XenoRaptor plays as a frenetic arcade shooter, somewhere between Asteroids and Geometry Wars, with a suite of ship customizations added in to keep things fresh. The Cyberdragon in your control zips around a galactic backdrop on a 2D plane. With a laser sight on the fore-end of your ship, you aim your armaments at the incoming, chainsaw-equipped ships as they swarm in through multiple waves. Governed by a weapon heat system, special weapon ammo, engine special meter, and slowly recharging health, you must use tactics and quick reactions for any hope of survival. Every 5 waves is a boss encounter, where a massive ship, or a cadre of powerful ships, invade the sector. If you successfully fend off a set amount of waves, you complete the level and unlock the next set.
In order to take on these bladed hordes, you have the ability to equip your ship as you so choose with a vast array of unlocks. Your vehicle has slots for a primary, secondary, and special weapon; sensors, hull equipment, and engines. While the non-weapon systems have only a single tier of customization options, the weapons have 3 or 4 unique aspects, each with their own choices. This allows for a flak cannon that splits off into 3 pieces with the Trident shell and an efficient barrel that saves on energy cost but at a lower damage.
A heavy railgun that uses incendiary warheads to quickly and precisely hit enemies at distance, and set them on fire. Or smart missiles which seek out nearby targets with a drill warhead that do damage over time. Every 5 waves, or every level you complete, you unlock something new, or upgrade one of your existing components. This allows for a sense of progression, even if you cannot quite find the right combination to complete the next level yet.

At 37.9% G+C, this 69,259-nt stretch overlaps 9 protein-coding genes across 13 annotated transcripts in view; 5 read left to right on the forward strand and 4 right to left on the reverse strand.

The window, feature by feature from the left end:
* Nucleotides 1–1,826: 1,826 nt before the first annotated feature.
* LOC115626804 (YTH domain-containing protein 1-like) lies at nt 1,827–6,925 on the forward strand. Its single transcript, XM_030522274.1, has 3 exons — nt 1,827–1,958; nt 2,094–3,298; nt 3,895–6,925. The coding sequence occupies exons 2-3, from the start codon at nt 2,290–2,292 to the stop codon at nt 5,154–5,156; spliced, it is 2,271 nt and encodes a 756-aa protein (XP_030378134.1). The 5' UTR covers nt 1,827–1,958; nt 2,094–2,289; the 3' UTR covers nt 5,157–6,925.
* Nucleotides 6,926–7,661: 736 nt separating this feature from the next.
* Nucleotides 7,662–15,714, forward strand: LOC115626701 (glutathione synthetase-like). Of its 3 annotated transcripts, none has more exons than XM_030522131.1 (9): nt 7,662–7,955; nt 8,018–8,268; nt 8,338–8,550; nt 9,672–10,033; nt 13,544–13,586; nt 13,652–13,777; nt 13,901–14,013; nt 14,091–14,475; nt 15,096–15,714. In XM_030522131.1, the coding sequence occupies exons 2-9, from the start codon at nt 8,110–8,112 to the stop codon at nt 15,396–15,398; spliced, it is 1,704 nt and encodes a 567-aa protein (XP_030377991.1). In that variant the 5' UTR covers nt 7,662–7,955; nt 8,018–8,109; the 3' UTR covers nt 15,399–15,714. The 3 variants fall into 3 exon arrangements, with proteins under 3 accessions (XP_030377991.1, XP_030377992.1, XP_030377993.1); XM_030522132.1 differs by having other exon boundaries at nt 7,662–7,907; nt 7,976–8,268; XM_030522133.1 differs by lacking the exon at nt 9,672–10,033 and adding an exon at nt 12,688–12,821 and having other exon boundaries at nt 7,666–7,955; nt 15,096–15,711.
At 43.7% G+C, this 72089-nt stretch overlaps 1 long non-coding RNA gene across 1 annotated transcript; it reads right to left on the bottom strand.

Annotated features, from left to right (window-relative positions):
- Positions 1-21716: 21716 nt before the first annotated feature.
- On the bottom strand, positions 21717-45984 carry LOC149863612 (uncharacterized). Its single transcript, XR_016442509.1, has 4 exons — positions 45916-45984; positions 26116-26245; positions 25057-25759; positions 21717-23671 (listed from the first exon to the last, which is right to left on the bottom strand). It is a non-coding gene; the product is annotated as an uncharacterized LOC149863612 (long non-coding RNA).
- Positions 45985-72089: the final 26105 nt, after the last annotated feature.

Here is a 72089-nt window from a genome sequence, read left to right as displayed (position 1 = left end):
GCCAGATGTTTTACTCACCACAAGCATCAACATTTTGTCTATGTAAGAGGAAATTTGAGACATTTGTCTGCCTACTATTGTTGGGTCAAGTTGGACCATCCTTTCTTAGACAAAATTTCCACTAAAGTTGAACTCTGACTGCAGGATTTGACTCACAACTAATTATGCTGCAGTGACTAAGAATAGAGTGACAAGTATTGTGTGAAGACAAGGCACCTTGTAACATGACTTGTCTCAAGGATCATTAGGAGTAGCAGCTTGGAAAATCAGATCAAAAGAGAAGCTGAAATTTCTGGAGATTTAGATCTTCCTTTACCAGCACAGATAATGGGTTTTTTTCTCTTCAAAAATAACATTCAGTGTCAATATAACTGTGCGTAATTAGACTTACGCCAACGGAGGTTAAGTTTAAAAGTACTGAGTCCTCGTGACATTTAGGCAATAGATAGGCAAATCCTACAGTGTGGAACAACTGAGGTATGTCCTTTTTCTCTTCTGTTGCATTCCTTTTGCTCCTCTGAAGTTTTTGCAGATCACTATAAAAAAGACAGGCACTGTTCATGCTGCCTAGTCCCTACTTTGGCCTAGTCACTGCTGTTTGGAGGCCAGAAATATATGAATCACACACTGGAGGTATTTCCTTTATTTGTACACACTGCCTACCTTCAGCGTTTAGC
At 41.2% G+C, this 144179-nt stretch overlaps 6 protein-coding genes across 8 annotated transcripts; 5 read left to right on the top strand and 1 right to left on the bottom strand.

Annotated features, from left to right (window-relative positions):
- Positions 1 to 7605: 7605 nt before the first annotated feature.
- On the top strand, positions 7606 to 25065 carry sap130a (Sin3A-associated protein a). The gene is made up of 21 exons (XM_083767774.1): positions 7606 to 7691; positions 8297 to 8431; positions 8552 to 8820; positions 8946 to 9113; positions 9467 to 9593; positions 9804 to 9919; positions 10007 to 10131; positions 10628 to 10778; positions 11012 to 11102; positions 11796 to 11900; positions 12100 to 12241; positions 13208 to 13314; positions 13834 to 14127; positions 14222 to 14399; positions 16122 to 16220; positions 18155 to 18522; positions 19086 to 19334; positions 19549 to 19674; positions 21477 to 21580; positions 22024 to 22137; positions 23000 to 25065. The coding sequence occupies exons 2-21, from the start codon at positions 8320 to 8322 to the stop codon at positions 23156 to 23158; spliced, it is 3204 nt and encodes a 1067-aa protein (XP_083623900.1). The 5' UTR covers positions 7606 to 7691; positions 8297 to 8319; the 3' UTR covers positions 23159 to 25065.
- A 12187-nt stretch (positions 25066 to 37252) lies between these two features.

When playing games like this on a PC, I tend to use a mouse and keyboard for precise controls. In this instance, I started out with that control scheme and spent a majority of my gameplay that way. However, over the last couple of hours, I finally picked up the controller and was amazed at how well it played. Extremely responsive controls allow for precision accuracy, harrowing maneuvers, and a devastating outlay of firepower. Going against my typical predilections for mouse control, I now prefer the controller input here - something I cannot say for many games of similar design.
With XenoRaptor still being in early access, there are some rough spots. The difficulty ramps up very quickly once you reach the third level, completely stymying forward progress. It was not immediately clear that earlier levels could be replayed for additional unlocks, which then becomes the mainstay of gameplay. It can lead to a rather substantial grind, and the unpredictable unlocks make it hard to determine if a runthrough is going to yield anything useful. There are occasions where a tactical retreat is the best move you can make, dodging and thrusting away from combat, but with enemies spawning around you in all directions, this can go real bad real fast. It can be frustrating to hightail it out of a hotzone, only to have a wimpy little ship spawn just offscreen that you end up dodging into, ending your run. But hey, that’s a mainstay of this kind of game, right?
In its current state, XenoRaptors is a highly engaging, twitchy experience. It scratches an itch both for players looking for that fast paced action experience, and also those that crave a vast series of unlocks and precise control over their vessel. With a bit more difficulty tweaking, I could see this being a full release very close to its current state. I’ll be interested to see what more comes in the final build, and we will be sure to check back in when that day comes!
Preview by Parker